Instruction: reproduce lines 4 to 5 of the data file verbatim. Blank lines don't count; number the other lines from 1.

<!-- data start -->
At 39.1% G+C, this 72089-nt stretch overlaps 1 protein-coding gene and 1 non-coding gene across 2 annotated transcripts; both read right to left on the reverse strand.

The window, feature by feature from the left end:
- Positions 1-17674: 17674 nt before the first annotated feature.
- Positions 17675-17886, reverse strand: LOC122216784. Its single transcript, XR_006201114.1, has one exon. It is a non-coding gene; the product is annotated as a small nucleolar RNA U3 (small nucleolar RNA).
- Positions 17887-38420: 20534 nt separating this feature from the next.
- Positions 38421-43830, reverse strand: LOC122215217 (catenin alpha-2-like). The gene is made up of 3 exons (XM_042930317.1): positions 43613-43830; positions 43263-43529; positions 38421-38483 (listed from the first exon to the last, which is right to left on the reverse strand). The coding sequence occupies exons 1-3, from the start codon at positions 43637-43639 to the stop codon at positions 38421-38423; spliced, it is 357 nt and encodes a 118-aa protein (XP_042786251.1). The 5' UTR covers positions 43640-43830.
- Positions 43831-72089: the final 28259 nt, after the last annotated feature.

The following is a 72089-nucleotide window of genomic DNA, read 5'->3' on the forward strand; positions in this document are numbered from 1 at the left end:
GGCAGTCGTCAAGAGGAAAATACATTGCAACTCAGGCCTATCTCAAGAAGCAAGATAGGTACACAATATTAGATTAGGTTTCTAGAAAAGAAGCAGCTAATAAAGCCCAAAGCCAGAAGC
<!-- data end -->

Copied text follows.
- Positions 17675-17886, reverse strand: LOC122216784. Its single transcript, XR_006201114.1, has one exon. It is a non-coding gene; the product is annotated as a small nucleolar RNA U3 (small nucleolar RNA).
- Positions 17887-38420: 20534 nt separating this feature from the next.